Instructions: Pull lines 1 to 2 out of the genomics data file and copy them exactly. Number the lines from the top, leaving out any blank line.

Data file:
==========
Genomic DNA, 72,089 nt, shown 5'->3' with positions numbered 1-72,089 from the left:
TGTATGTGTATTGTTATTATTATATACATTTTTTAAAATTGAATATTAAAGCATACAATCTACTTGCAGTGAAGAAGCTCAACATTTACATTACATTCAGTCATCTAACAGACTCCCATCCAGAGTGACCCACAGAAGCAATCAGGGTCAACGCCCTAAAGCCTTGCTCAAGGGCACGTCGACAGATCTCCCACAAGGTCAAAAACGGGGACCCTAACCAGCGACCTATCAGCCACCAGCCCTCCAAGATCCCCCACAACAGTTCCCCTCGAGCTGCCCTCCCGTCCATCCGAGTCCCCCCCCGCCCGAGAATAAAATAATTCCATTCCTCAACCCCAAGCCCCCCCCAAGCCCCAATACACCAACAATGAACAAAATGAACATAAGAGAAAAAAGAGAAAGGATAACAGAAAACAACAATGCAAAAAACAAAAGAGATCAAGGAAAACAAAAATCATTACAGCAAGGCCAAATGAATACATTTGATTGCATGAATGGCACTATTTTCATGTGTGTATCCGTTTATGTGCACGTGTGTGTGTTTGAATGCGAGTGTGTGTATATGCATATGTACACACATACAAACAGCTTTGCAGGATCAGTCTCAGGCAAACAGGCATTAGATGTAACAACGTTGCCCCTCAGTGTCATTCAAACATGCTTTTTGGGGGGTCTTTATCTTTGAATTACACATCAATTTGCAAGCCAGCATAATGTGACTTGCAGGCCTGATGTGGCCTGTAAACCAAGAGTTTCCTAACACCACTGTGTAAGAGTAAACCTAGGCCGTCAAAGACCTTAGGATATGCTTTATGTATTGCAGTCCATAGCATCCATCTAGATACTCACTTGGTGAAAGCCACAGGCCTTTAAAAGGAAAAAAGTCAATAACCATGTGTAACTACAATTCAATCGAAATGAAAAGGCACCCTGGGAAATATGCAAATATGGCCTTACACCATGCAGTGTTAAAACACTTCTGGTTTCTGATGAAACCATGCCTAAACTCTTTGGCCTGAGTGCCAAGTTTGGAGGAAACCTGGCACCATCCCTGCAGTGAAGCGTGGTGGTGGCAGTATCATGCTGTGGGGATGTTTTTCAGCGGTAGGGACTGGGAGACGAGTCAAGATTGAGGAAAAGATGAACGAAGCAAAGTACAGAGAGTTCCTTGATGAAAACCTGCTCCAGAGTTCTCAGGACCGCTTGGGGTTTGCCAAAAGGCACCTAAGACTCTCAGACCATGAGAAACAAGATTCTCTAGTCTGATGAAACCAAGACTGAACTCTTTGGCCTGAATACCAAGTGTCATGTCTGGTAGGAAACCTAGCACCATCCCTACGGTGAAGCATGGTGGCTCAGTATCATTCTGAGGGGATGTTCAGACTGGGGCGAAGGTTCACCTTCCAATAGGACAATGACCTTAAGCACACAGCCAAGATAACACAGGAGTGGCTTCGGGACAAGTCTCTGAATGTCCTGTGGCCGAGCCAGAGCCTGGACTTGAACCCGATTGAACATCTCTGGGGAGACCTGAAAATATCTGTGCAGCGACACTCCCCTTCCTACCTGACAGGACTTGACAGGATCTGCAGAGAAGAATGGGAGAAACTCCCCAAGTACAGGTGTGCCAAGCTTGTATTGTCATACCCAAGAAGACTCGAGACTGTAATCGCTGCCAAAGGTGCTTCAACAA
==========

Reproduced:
Genomic DNA, 72,089 nt, shown 5'->3' with positions numbered 1-72,089 from the left:
TGTATGTGTATTGTTATTATTATATACATTTTTTAAAATTGAATATTAAAGCATACAATCTACTTGCAGTGAAGAAGCTCAACATTTACATTACATTCAGTCATCTAACAGACTCCCATCCAGAGTGACCCACAGAAGCAATCAGGGTCAACGCCCTAAAGCCTTGCTCAAGGGCACGTCGACAGATCTCCCACAAGGTCAAAAACGGGGACCCTAACCAGCGACCTATCAGCCACCAGCCCTCCAAGATCCCCCACAACAGTTCCCCTCGAGCTGCCCTCCCGTCCATCCGAGTCCCCCCCCGCCCGAGAATAAAATAATTCCATTCCTCAACCCCAAGCCCCCCCCAAGCCCCAATACACCAACAATGAACAAAATGAACATAAGAGAAAAAAGAGAAAGGATAACAGAAAACAACAATGCAAAAAACAAAAGAGATCAAGGAAAACAAAAATCATTACAGCAAGGCCAAATGAATACATTTGATTGCATGAATGGCACTATTTTCATGTGTGTATCCGTTTATGTGCACGTGTGTGTGTTTGAATGCGAGTGTGTGTATATGCATATGTACACACATACAAACAGCTTTGCAGGATCAGTCTCAGGCAAACAGGCATTAGATGTAACAACGTTGCCCCTCAGTGTCATTCAAACATGCTTTTTGGGGGGTCTTTATCTTTGAATTACACATCAATTTGCAAGCCAGCATAATGTGACTTGCAGGCCTGATGTGGCCTGTAAACCAAGAGTTTCCTAACACCACTGTGTAAGAGTAAACCTAGGCCGTCAAAGACCTTAGGATATGCTTTATGTATTGCAGTCCATAGCATCCATCTAGATACTCACTTGGTGAAAGCCACAGGCCTTTAAAAGGAAAAAAGTCAATAACCATGTGTAACTACAATTCAATCGAAATGAAAAGGCACCCTGGGAAATATGCAAATATGGCCTTACACCATGCAGTGTTAAAACACTTCTGGTTTCTGATGAAACCATGCCTAAACTCTTTGGCCTGAGTGCCAAGTTTGGAGGAAACCTGGCACCATCCCTGCAGTGAAGCGTGGTGGTGGCAGTATCATGCTGTGGGGATGTTTTTCAGCGGTAGGGACTGGGAGACGAGTCAAGATTGAGGAAAAGATGAACGAAGCAAAGTACAGAGAGTTCCTTGATGAAAACCTGCTCCAGAGTTCTCAGGACCGCTTGGGGTTTGCCAAAAGGCACCTAAGACTCTCAGACCATGAGAAACAAGATTCTCTAGTCTGATGAAACCAAGACTGAACTCTTTGGCCTGAATACCAAGTGTCATGTCTGGTAGGAAACCTAGCACCATCCCTACGGTGAAGCATGGTGGCTCAGTATCATTCTGAGGGGATGTTCAGACTGGGGCGAAGGTTCACCTTCCAATAGGACAATGACCTTAAGCACACAGCCAAGATAACACAGGAGTGGCTTCGGGACAAGTCTCTGAATGTCCTGTGGCCGAGCCAGAGCCTGGACTTGAACCCGATTGAACATCTCTGGGGAGACCTGAAAATATCTGTGCAGCGACACTCCCCTTCCTACCTGACAGGACTTGACAGGATCTGCAGAGAAGAATGGGAGAAACTCCCCAAGTACAGGTGTGCCAAGCTTGTATTGTCATACCCAAGAAGACTCGAGACTGTAATCGCTGCCAAAGGTGCTTCAACAA